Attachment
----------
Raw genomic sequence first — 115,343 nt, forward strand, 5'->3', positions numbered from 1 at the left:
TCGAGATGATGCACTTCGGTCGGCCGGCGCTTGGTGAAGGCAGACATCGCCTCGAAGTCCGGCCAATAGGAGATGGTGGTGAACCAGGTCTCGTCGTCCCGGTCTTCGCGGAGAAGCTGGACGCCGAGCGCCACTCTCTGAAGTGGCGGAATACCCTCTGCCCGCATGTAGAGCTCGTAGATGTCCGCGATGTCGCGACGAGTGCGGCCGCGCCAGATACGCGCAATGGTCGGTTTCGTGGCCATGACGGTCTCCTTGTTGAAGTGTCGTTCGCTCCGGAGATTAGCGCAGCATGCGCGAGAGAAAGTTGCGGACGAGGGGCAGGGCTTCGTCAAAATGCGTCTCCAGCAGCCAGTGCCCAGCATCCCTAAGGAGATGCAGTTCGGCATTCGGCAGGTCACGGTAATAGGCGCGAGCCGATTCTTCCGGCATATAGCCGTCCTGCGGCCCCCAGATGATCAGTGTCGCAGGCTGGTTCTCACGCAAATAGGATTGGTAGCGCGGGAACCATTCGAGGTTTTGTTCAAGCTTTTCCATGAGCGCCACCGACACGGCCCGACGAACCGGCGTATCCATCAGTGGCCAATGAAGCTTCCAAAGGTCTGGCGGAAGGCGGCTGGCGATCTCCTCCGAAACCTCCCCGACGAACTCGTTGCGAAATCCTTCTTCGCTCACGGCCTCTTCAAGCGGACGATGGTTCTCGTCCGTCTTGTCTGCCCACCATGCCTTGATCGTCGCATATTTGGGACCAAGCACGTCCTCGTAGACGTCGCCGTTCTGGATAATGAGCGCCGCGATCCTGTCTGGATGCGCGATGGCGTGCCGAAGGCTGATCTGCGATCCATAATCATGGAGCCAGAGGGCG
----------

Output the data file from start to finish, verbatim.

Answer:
Raw genomic sequence first — 115,343 nt, forward strand, 5'->3', positions numbered from 1 at the left:
TCGAGATGATGCACTTCGGTCGGCCGGCGCTTGGTGAAGGCAGACATCGCCTCGAAGTCCGGCCAATAGGAGATGGTGGTGAACCAGGTCTCGTCGTCCCGGTCTTCGCGGAGAAGCTGGACGCCGAGCGCCACTCTCTGAAGTGGCGGAATACCCTCTGCCCGCATGTAGAGCTCGTAGATGTCCGCGATGTCGCGACGAGTGCGGCCGCGCCAGATACGCGCAATGGTCGGTTTCGTGGCCATGACGGTCTCCTTGTTGAAGTGTCGTTCGCTCCGGAGATTAGCGCAGCATGCGCGAGAGAAAGTTGCGGACGAGGGGCAGGGCTTCGTCAAAATGCGTCTCCAGCAGCCAGTGCCCAGCATCCCTAAGGAGATGCAGTTCGGCATTCGGCAGGTCACGGTAATAGGCGCGAGCCGATTCTTCCGGCATATAGCCGTCCTGCGGCCCCCAGATGATCAGTGTCGCAGGCTGGTTCTCACGCAAATAGGATTGGTAGCGCGGGAACCATTCGAGGTTTTGTTCAAGCTTTTCCATGAGCGCCACCGACACGGCCCGACGAACCGGCGTATCCATCAGTGGCCAATGAAGCTTCCAAAGGTCTGGCGGAAGGCGGCTGGCGATCTCCTCCGAAACCTCCCCGACGAACTCGTTGCGAAATCCTTCTTCGCTCACGGCCTCTTCAAGCGGACGATGGTTCTCGTCCGTCTTGTCTGCCCACCATGCCTTGATCGTCGCATATTTGGGACCAAGCACGTCCTCGTAGACGTCGCCGTTCTGGATAATGAGCGCCGCGATCCTGTCTGGATGCGCGATGGCGTGCCGAAGGCTGATCTGCGATCCATAATCATGGAGCCAGAGGGCG